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Human Rights Concerns Ahead of Zimbabwe Polls

Analysts are concerned about pre-election violence and intimidation ahead of next month's Zimbabwean poll. Credit: Ignatius Banda/IPS

Analysts are concerned about pre-election violence and intimidation ahead of next month's Zimbabwean poll. Credit: Ignatius Banda/IPS

BULAWAYO, Jul 13 2023 (IPS) - Zimbabwe holds general elections next month amid growing human rights and press freedom concerns in what analysts say could mar conditions for undisputed poll results.

Lawyers representing opposition political activists have not been spared assaults from police and suspected ruling Zimbabwe African National Union Patriotic Front (Zanu PF) party supporters as economic conditions worsen.

In January, Kudzayi Kadzere, a human rights lawyer, was beaten up by police and his arm broken after being dispatched to a local police station in the capital city, Harare, to represent arrested opposition political party supporters. The police accused him of being a “criminal nuisance.”

Early this month, the country’s security forces allegedly attacked Obey Shava, a human rights lawyer who has represented several opposition Citizens for Coalition for Change (CCC) officials and other human rights abuse victims. Unknown assailants broke his legs.

However, the country’s main political opposition led by Nelson Chamisa, the CCC, was quick to point fingers at ruling party activists and the country’s secret police for Shava’s attack. The CCC has routinely been tipped to win successive elections without success.

These incidents have been met with widespread condemnation on the eve of what is seen as crucial elections slated for 23 August, with the British parliament discussing and raising concerns early this month about what is seen as deteriorating human rights conditions in Zimbabwe ahead of the polls.

“What we are seeing in this election cycle is lawfare or the weaponisation of the law,” said Ringisai Chikohomero, a senior analyst at the  Institute for Security Studies (ISS) in Pretoria, South Africa.

“This has led to a lot of prosecution and persecution, and what this has done is to create an atmosphere of fear that you can be locked up for a long time without actually going to trial,” Chikohomero told IPS.

These comments come when human rights organisations say almost a hundred political prisoners are incarcerated, with former opposition legislator Job Sikhala having spent more than a year behind bars and accused of obstruction of justice.

Amnesty International has condemned Sikhala’s long detention, with Flavia Mwangovya, Deputy Director for East and Southern Africa, Amnesty International saying in a May statement  that “there is a worrying restriction of civic space underway in Zimbabwe with growing attempts to persecute anyone who dares to freely express themselves.”

The developments come amid escalating economic hardships, with President Emmerson Mnangagwa accusing the business sector of deliberately sabotaging the economy to stoke anti-government sentiment.

While Mnangagwa has used the campaign trail and radio jingles to denounce violence and appeal for peaceful elections, human rights defenders have questioned the continuing human rights abuses despite its condemnation from the highest office in the land.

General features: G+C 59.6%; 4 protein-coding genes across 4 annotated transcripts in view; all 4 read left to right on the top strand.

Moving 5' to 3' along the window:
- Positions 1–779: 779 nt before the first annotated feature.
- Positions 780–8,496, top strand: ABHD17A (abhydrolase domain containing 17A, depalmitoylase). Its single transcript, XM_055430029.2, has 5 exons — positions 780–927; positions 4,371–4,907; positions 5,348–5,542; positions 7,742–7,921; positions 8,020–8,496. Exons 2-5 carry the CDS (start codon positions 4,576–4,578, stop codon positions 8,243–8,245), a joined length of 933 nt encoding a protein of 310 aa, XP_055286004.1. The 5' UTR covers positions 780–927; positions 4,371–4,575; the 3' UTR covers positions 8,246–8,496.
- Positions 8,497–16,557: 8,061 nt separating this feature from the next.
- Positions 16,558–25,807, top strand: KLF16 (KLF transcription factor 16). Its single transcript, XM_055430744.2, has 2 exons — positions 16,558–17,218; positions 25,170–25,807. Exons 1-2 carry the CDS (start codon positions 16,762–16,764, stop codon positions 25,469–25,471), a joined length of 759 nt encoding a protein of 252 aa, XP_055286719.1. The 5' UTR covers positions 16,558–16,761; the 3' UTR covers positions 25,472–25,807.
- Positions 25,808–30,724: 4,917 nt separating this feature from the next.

“The challenge about the pre-election conditions is that can it be proven that there have been systematic human rights violations,” said Piers Pogue, senior analyst at the International Crisis Group.

“Though international observers from the EU are coming, it is quite clear that six weeks before elections doesn’t constitute long-term observation,” Pogue told IPS.

Already, police have banned or placed stringent conditions for opposition political rallies, such as outlawing the chanting of slogans, further setting the stage for possible confrontations and running battles with party supporters as has happened in past elections.

However, analysts say there is a need for the country to move from continued disputed poll outcomes, and one of the recommendations is to have long-term observer teams from such groups as the African Union and the Southern African Development Community (SADC).

“Ideally, the AU and SADC should have deployed longer-term observer teams. We have seen in the past that only long-term missions manage to get to grips with election conditions. Differences between long and short-term observer missions expose the contradictions of how electoral conditions are assessed,” Pigou said.

Zimbabwe’s elections have for years hogged regional and international headlines after successive controversial victories by the founding Zanu (PF) party amid decades-old worsening economic conditions; with eleven presidential candidates in next month’s general election, the stage could be set for yet another contentious poll outcome.

Meanwhile, as election day approaches, the Zimbabwe Catholic  Bishops Conference has added its voice to concerns about the pre-election conditions, appealing to voters to exercise their democratic right to vote.

“Do not be intimidated, coerced or manipulated to vote against your will. Please refuse to be used in violent attacks against your fellow brothers and sisters,” the Catholic bishops said on 9 July.

The clerics also appealed to the country’s security services, long accused of doing the ruling party’s bidding, to maintain law and order without taking sides.

“To members of the security sector, we appeal to you to work to maintain peace and justice and let all the perpetrators of political violence be held accountable,” the bishops said.

IPS UN Bureau Report


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